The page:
Lack of technical direction has cast them adrift
The McLaren MP4-29 is a better car than it looked in the rst half of the year. Its low nose allows decent front suspension compliance; it’s had few mechanical issues; and it’s not slow on the straights, although it’s no Williams-beater.
Part of the problem, they say, is that they can’t get the 29 to work on Pirelli supersofts. This highlights a bigger issue: the team is very departmentalised. It’s solution-friendly in the best possible technical senses of the words, but the upshot, for a team so big, is that they have begun to chase their tails. In trying to make the car work on supersofts, for example, they’re sprinting down a development trail that leads nowhere – or which shouldn’t exist in the rst place. Thus real development suffers.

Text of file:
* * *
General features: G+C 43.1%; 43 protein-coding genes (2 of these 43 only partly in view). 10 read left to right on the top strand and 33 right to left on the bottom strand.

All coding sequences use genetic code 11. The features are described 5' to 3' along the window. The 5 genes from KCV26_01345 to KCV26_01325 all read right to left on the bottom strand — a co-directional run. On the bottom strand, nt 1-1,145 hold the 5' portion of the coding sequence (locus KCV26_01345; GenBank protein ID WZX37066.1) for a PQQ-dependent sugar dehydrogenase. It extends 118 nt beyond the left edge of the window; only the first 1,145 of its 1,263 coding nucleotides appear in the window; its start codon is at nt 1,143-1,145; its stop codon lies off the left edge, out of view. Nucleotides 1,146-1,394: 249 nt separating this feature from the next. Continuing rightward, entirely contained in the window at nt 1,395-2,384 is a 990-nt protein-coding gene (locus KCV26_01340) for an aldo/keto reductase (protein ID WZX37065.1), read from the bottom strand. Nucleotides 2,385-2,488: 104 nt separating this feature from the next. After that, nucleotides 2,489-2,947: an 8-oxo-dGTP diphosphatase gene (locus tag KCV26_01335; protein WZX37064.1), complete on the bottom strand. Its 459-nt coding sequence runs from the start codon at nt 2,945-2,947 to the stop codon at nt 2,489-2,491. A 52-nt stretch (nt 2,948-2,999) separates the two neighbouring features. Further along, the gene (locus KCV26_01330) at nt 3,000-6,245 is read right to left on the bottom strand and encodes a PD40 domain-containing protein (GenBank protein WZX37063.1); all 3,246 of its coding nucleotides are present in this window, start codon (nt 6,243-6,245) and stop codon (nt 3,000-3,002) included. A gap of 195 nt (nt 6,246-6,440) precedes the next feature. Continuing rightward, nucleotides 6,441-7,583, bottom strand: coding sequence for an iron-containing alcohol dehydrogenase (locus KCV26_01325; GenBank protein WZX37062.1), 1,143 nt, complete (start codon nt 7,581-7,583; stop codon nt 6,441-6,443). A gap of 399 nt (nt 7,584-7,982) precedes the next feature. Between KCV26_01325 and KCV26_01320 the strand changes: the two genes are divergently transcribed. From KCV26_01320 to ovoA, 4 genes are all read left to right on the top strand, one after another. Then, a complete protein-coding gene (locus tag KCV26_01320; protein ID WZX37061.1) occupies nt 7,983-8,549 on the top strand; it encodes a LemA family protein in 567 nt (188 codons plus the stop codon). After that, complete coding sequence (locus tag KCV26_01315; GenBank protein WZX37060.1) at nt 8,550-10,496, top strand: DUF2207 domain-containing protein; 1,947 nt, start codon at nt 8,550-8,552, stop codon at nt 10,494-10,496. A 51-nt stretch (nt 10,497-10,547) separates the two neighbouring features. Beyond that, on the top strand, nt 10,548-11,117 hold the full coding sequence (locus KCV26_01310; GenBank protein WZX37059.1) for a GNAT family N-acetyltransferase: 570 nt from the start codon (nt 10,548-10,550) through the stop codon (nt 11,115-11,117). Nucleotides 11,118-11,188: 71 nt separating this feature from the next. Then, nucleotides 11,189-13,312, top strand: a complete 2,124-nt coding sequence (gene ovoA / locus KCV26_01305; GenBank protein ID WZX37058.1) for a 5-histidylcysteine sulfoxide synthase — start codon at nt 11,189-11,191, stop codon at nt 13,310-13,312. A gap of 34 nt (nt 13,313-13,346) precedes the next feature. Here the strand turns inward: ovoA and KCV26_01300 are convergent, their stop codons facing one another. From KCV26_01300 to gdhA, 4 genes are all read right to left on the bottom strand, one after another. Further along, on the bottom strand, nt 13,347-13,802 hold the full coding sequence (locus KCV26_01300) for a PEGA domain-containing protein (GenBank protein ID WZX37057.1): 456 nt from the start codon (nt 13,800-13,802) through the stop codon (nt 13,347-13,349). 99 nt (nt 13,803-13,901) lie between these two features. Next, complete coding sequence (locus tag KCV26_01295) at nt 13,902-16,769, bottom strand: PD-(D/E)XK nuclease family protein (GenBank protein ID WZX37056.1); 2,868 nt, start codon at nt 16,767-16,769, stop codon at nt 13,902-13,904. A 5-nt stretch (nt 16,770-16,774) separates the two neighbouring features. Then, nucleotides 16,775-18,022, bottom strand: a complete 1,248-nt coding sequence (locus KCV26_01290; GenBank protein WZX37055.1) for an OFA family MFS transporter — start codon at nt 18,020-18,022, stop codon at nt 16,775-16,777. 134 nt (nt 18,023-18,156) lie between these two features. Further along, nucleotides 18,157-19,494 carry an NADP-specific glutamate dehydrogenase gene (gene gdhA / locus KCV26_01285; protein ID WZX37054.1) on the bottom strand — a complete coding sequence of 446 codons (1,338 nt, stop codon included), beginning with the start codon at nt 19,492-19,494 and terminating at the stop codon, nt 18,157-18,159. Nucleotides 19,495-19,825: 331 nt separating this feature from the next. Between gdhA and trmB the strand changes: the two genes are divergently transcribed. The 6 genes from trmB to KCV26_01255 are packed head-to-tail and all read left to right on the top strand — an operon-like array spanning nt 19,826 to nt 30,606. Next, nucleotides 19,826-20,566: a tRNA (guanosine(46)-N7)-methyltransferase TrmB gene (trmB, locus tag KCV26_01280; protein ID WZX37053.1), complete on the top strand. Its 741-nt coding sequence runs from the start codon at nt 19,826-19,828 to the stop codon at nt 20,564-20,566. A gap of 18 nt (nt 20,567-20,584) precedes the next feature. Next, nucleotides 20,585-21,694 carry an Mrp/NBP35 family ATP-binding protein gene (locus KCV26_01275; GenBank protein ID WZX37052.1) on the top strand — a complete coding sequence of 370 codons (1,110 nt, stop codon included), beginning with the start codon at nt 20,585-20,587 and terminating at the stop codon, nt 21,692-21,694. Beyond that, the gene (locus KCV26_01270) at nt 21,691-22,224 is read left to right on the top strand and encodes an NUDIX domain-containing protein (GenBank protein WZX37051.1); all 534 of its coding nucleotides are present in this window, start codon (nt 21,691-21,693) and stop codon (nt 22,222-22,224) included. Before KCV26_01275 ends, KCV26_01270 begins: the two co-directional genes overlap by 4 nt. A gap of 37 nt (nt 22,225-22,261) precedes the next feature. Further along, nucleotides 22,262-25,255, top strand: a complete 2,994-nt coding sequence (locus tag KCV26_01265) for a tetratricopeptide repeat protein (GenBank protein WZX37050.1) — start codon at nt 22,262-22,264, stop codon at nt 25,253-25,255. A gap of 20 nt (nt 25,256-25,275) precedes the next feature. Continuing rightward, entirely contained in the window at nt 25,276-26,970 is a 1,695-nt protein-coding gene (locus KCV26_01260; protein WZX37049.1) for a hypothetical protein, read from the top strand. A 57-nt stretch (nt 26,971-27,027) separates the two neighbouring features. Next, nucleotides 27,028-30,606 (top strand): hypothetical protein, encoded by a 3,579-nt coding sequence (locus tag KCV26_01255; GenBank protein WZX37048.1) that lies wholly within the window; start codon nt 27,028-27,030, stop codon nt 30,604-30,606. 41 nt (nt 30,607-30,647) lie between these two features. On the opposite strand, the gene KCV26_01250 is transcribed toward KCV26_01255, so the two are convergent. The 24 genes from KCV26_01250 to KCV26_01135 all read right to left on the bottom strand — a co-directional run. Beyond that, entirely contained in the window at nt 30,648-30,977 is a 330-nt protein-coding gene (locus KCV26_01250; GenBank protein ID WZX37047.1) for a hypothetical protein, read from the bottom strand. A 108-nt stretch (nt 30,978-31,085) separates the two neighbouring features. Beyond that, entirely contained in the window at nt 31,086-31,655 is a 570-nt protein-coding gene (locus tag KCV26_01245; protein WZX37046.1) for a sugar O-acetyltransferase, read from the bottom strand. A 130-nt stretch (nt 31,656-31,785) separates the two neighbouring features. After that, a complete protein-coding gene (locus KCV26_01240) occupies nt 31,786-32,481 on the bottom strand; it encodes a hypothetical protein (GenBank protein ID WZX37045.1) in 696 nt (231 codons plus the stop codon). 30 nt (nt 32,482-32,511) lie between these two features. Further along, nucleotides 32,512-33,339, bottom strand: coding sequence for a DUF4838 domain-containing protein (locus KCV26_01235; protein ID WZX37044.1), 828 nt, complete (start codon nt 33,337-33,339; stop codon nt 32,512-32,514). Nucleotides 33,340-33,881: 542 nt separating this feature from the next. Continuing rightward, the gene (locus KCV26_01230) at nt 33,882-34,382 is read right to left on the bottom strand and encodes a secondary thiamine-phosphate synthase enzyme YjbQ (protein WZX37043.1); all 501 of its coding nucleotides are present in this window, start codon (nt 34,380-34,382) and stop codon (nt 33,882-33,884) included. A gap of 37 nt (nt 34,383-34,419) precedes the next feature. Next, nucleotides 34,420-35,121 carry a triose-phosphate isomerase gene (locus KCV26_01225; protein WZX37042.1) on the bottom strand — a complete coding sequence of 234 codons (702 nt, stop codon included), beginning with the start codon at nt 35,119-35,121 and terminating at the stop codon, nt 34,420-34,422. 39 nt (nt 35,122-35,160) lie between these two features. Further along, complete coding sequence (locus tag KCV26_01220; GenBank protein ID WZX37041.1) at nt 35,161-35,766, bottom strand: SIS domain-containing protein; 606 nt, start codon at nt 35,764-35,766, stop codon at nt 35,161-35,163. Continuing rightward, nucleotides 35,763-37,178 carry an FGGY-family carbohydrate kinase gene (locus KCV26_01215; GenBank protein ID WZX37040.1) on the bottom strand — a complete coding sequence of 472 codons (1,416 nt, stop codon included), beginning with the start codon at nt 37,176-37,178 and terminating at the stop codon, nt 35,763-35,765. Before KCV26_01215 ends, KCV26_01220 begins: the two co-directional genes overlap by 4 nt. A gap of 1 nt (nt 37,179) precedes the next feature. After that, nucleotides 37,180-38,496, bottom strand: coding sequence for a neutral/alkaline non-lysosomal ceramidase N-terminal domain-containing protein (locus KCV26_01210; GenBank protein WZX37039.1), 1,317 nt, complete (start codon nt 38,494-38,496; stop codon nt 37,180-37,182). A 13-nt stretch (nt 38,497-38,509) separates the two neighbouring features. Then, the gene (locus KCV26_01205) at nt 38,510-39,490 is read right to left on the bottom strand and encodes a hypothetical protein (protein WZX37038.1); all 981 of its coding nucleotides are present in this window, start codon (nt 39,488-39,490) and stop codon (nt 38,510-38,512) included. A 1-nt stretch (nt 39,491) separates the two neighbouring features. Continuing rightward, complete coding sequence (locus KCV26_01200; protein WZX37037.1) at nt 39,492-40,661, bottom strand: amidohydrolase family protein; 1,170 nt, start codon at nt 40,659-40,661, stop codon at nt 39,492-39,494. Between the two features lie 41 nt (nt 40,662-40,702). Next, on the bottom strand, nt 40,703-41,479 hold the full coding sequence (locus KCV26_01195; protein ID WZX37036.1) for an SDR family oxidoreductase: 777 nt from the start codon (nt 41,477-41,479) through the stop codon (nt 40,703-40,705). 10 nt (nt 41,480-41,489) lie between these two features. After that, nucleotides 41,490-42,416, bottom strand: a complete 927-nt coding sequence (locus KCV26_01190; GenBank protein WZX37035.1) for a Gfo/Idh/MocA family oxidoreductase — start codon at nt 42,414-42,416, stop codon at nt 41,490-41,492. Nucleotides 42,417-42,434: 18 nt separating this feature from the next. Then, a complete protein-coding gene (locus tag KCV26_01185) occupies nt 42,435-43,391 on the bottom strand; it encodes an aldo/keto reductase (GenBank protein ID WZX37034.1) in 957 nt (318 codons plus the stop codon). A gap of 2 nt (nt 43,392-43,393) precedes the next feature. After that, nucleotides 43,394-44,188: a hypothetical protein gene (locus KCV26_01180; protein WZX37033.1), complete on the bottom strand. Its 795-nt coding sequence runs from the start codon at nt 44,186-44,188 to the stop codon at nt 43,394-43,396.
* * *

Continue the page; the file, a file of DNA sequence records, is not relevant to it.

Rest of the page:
Sam Michael looks good in his sporting director role, but in terms of the direction of development the ship is a big one to re-navigate. McLaren, like Ferrari, ejected their team principal earlier in the year but in both cases you wonder if they – the boards – really knew what they were doing. McLaren need a Paddy Lowe, an Adrian Newey, or even a Tim Goss in charge of the car. Whether there’s a Whitmarsh or a Dennis at the top is irrelevant. F1 is about a good technical person running the complete car – it’s not about leaders. Leaders should do nothing more than select those good people and give them the platform on which to do their thing.
For now, McLaren exist in a purgatory of their own making, neither progressing nor regressing.